Tuesday, March 3, 2009

The Real Stimulus Package

Over at Think Progress, Matt Yglesias has a good piece on what the final stimulus actually looks like. While some commenters got the colors wrong - I think there could have been a yellow in there instead of two greys - the basic idea is this. For all the howling by Republicans about the stimulus, the single biggest piece at approximately 32% is made up of . . . wait for it . . . tax cuts! Yes Sir, step right up, because Democrats are actually adopting Republican economic ideas, even after those ideas have been debunked by history. So, when they whine as they will about eing shut out, send them this graph and ask them to have Michale Steele apologize for their hystrionics.

And while we're at it, ponder this from teh Center fro American Progress study Matt cites:

"While Keynesian hasn’t been disproven, supply-side economics has. President Bush’s economic advisors assured the American public in the early 2000s that the president’s massive tax cuts would generate economic growth and create jobs. This classic supply-side policy intervention did no such thing. The 2000s economic recovery was the weakest of all post-World War II recoveries in terms of growth in investment, GDP, and job creation."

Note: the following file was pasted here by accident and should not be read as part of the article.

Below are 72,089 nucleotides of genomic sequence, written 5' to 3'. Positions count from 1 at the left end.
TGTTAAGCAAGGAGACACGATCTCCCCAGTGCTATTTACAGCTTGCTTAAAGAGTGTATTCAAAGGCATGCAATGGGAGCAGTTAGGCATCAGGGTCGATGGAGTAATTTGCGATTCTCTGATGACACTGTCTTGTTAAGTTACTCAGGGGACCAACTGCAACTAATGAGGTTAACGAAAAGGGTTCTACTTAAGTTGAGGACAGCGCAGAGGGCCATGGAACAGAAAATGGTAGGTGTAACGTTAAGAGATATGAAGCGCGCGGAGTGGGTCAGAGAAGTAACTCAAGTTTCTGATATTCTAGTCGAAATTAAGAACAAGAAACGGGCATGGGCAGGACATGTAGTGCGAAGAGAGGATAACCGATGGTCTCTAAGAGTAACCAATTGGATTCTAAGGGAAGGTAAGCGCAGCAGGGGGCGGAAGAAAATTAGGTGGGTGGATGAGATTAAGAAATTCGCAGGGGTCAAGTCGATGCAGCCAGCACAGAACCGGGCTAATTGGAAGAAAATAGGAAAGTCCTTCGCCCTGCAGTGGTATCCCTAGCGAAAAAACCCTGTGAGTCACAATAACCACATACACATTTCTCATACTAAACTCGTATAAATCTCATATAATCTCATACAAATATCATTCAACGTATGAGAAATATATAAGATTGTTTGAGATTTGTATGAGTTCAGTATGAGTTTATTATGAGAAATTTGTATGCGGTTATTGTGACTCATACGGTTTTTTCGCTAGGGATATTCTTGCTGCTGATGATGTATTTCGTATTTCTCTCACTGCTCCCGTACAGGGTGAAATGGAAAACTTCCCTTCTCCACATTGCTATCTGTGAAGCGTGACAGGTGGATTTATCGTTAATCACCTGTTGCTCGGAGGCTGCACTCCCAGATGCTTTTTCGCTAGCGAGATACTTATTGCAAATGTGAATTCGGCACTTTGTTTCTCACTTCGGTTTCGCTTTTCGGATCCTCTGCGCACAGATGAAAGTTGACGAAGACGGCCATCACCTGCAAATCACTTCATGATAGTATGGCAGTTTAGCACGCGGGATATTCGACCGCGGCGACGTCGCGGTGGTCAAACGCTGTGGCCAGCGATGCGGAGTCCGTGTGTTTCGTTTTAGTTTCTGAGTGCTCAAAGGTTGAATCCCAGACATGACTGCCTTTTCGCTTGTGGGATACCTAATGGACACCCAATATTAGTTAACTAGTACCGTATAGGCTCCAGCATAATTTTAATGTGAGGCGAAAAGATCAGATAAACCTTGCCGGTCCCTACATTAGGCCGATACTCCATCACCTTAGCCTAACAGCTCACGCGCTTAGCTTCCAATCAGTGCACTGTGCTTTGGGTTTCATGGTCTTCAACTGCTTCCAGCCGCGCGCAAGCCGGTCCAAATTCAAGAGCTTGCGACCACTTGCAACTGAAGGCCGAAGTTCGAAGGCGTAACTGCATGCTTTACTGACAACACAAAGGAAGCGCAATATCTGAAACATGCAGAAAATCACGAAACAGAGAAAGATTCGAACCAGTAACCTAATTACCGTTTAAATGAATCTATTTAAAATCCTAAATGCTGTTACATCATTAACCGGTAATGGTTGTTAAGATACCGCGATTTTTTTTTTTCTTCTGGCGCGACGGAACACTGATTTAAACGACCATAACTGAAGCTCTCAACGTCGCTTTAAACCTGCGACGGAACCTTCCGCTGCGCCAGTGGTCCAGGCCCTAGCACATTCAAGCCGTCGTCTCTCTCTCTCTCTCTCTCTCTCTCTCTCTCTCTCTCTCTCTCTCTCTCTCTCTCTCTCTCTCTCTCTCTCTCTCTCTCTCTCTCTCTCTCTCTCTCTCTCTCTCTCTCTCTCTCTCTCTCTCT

As I've said before, supply side responses to demand side issues just don't work.


Mike at The Big Stick said...

Wasn't the New Deal basically one big experiment in Keynesian policies? How about LBJ's Great Society?

Philip H. said...

Yes, I think we tried Keynsian policies in the the New Deal, though many people I've read think it wasn't big enough. The Great Society probably wasn't strictly Keynsian - but then again I haven't got a good handle on how Keynes felt about dealing with poverty.
These days, I'm more prone to looking at this response to the economic crisis the samy way as Paul Krugman did in his 28 Dec. 2008 column:
"What’s been striking me lately is how many people who talk and write about macroeconomics just don’t get Keynes’s essential point — the fact that economies can suffer from insufficient aggregate demand because people want to acquire liquid assets rather than real goods."

WHich means, as I noted earlier, this is now a demand side problem.